What led John Kahn to invite you to that first session?

I believe he had heard some recordings and seen some footage of all that stuff that I had done with Elvis. Even though one might think that the two don’t really connect that well musically, he must have seen or heard something, and he took it from there. It was totally unexpected but appreciated.

While Elvis wasn’t necessarily known for his improvisation, is it true that he worked without setlists at that point in his career?

That’s right. We had to know hundreds of songs and then be prepared for anything. He might look back, ask for an E chord or something, and then just jump in start singing. It really kept us on our toes.

Did Jerry ever talk with you about Elvis?

No, not really. We didn’t talk much about it other than the craziness of it all. I think that, as a fellow musician, he had an appreciation for what we were doing but he never asked me the sort of questions that a fan would ask.

Can you describe the juxtaposition of playing with Elvis in Vegas and playing with Jerry at the Keystone?

 The Keystone was a joint, and I mean that in a positive way. It was a club that held a few hundred people and it was always packed when we played there on the weekends. It was a great experience because, even though we played long hours and long songs, it was great to get away. As I said, San Francisco is one of my favorite places to go. I even thought of moving there at one time because most of the major record labels had built studios or were calling it home.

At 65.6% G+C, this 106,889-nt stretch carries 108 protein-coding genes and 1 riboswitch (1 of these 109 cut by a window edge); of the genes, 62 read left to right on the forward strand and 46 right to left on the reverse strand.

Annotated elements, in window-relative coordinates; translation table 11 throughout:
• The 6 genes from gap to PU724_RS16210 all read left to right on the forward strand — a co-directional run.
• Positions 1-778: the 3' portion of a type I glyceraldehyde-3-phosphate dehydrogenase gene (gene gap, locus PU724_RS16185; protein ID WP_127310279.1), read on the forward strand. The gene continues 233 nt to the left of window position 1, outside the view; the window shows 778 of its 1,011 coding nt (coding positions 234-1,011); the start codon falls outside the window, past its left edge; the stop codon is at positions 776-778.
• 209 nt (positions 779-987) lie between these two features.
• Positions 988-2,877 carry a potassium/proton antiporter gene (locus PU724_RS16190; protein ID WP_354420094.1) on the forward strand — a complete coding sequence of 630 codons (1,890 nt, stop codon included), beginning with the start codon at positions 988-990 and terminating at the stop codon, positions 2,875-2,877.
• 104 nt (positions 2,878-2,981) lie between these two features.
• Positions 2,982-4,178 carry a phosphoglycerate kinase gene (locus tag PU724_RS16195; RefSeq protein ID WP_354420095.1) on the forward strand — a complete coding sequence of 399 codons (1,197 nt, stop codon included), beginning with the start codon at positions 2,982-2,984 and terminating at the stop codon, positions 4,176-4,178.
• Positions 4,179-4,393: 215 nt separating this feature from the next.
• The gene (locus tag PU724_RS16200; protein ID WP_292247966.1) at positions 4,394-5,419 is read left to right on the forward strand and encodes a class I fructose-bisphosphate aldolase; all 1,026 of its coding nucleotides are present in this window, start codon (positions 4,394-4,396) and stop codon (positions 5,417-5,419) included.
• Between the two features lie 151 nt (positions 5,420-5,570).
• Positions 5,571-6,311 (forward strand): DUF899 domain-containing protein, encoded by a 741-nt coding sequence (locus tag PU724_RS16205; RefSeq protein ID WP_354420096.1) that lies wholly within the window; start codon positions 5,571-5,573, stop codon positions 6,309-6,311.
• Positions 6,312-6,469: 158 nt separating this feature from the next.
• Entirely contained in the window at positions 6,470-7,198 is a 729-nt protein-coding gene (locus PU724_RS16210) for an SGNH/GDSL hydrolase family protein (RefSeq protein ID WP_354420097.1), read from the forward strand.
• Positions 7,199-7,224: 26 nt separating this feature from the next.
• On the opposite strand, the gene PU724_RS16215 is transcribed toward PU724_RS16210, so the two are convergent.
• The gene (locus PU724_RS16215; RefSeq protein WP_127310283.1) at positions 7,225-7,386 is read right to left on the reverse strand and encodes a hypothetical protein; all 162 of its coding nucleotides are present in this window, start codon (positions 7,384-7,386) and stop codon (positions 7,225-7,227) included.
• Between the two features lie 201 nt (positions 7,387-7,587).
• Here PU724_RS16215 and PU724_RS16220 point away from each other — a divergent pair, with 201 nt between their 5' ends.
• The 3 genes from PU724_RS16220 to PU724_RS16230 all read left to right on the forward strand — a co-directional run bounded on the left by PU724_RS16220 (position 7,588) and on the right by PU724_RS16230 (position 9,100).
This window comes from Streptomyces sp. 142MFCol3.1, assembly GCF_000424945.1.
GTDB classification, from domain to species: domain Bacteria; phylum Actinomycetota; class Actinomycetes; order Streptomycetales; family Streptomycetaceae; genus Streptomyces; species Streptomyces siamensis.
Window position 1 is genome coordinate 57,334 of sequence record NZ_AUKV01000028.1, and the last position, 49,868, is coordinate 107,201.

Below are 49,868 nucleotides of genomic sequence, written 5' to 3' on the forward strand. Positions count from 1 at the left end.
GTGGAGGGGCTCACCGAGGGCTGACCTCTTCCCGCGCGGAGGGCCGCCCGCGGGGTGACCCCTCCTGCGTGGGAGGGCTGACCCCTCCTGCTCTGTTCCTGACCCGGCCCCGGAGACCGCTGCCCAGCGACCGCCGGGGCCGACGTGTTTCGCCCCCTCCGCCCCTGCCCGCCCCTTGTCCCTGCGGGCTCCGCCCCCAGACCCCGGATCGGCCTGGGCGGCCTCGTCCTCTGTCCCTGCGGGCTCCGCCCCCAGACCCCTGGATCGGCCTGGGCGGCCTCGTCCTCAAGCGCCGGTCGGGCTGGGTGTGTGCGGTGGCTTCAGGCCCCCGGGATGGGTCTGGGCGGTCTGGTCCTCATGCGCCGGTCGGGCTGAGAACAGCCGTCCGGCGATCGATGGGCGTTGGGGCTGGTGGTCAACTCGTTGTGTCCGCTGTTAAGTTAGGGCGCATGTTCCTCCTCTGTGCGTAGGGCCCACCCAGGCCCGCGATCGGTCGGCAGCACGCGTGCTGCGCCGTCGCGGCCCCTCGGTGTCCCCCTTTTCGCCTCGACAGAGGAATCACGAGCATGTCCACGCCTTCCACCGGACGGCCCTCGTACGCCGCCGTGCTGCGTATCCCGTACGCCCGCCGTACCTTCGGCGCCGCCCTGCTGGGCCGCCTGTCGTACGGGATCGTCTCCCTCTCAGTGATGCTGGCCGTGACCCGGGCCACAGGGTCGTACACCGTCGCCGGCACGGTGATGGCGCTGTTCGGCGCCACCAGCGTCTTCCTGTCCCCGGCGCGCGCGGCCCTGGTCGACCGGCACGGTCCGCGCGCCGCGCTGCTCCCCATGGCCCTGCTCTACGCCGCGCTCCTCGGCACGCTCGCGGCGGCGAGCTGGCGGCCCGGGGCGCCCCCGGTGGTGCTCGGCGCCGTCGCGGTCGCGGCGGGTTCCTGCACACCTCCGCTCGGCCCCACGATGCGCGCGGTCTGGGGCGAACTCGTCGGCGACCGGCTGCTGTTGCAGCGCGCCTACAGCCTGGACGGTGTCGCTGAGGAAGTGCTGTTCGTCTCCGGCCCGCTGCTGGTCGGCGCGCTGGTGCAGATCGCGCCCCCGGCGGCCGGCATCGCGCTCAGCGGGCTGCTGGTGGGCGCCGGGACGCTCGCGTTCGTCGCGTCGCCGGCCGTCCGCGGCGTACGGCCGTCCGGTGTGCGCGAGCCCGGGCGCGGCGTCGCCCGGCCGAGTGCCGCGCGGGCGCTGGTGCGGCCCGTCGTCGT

I’d be playing with Jerry and the guys one night, where we were wearing T-shirts and jeans. The next night, I’d be in Vegas with Elvis wearing two-piece rhinestone jumpsuits. I also remember doing a short tour overseas where Jerry had on a top coat and a T-shirt, and that’s what he wore the whole time.

 As a freelance player, it was interesting to see what happens when the phone rings, so to speak. Elvis would play in Vegas twice a year for a month or so. Other than that, I was free to do whatever I wanted.

John asked me if I would consider coming up to play with them at a time when I had been doing some gigs as a studio player. You can get burnt out really quickly doing that so this was a chance to open up and play more freely.

Can you share your thoughts on Jerry as a musician and a bandleader?